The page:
I may reflect in private, but my recovery journey hasn’t been in isolation I have listened and learned from others. Learning from others and about myself has helped me find a piece of the jigsaw that was missing, sometimes in place’s I would have never thought of looking in before.
I see a lot of people will seek out others for help, with the hope and expectation that someone else will be able to them find all the missing pieces and complete the puzzle for them. But this is futile because whilst they can help you find your pieces; it is YOU who has to be ready to finally fit the jigsaw piece where it belongs.
I love the sense of accomplishment of completing a jigsaw, being able to set it to one side and admire it for what it was, a part of my life. Every completed jigsaw puzzle is filled with colour, some are dark some are more colourful, but once completed, the puzzle tells a story, me or about one part of my life. Any unresolved feelings of hurt or memories are resolved and laid to bed which allows me to move onto the next jigsaw.
Like with most jigsaws, I find it easier to start with the edges, it helps me set the scene, crisp and clear lines, I like the neat frame. Working inwards, I search through the pile of pieces and am happy when I find the piece I was looking for, fitting perfectly bringing me closer to completing the puzzle.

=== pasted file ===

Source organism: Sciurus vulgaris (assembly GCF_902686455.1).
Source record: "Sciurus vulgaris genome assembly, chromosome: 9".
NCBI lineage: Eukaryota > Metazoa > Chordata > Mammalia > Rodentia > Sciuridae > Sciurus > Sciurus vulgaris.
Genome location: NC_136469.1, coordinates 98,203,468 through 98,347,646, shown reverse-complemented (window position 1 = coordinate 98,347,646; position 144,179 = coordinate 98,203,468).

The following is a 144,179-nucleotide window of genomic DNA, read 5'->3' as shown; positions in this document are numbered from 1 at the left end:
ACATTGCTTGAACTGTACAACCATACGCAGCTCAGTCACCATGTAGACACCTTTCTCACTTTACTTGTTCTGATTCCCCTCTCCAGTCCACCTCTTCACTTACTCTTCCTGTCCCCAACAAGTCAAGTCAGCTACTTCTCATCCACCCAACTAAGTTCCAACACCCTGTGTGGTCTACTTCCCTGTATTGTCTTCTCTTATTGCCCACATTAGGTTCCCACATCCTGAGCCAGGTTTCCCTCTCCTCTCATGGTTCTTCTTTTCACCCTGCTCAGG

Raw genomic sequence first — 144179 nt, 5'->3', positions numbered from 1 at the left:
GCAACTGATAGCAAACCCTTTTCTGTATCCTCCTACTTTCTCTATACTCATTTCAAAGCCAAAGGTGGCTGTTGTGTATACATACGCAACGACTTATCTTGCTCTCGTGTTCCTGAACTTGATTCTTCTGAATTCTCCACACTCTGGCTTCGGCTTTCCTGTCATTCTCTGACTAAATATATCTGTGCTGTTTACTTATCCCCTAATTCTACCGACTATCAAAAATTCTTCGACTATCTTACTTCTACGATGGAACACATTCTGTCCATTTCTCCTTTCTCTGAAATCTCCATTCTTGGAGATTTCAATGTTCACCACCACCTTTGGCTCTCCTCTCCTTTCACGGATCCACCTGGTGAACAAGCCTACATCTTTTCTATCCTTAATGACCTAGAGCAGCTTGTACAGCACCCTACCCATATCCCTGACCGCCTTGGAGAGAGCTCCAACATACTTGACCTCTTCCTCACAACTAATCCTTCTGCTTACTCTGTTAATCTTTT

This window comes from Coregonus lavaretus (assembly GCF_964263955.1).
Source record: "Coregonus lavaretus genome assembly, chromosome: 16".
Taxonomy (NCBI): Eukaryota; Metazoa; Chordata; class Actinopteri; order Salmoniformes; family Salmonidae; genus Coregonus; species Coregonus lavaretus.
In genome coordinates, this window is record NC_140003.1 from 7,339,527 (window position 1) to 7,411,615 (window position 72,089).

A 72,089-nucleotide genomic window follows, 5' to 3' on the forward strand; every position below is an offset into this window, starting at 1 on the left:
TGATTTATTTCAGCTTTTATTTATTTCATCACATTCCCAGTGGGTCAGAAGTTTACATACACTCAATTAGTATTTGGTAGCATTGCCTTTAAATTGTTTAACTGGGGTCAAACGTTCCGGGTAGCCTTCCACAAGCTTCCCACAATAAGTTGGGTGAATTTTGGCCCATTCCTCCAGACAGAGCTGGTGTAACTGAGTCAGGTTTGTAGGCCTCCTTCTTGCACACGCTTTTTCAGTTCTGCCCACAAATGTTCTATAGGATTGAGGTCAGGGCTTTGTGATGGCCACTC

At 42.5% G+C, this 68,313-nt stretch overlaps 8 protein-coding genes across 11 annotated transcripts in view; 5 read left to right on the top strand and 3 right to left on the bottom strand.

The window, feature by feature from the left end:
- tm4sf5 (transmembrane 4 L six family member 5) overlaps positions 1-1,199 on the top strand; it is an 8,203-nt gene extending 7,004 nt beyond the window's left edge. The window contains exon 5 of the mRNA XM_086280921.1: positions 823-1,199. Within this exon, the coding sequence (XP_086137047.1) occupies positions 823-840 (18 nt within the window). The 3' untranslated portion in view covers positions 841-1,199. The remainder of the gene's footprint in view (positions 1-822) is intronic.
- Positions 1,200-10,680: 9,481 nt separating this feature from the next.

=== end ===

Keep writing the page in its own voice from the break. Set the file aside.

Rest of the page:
I am coming to accept, that suffering is inevitable and that sometimes it can take longer to find the missing jigsaw piece than others, but I truly believe that if you persevere you WILL always find it.
Getting to this place, or learning to understand me to this degree, has taken years of practice and I will probably be still be reflecting and learning about myself until I draw on my last breath.
Nobody can understand me better than myself. Getting honest about the things I might do wrong, being able to admit to things I need to change, can only come from within me. Willingness to see and change, the decision to change what I don’t like about my life, can only come from me.
I have managed to complete a lot of different Jigsaws over the years and I have learned a lot about myself since walking out of those doors of Middlewood hospital twenty plus years ago.
Before my drug use, I used to measure my self-worth based on someone else’s views and opinions, I also did it for a while in early recovery. But I no longer measure my recovery based on what drugs I used or for how long I used them, just like I no longer measure my recovery.
I choose not to call myself an addict, I don’t tell people I am in recovery, but I am willing to explain that I am just someone who fucked up on drugs in my past but has worked hard not to go back to that dark place. I no longer have any regrets or shame. In fact, I am glad I got to experience the darkness because had I not, I wouldn’t be the person I am today. I am a passionate advocate, a champion for recovery regardless of what recovery method people use, the key isn’t about it works for them, it’s about if it works for YOU.
I will never pass judgment or measure someone else’s recovery, especially based on my own. Everyones, recovery journey is unique to them and what works for them might not work for you, so it is YOUR responsibility to find out what works for YOU and if it is working then stick to it.
Love Fordy x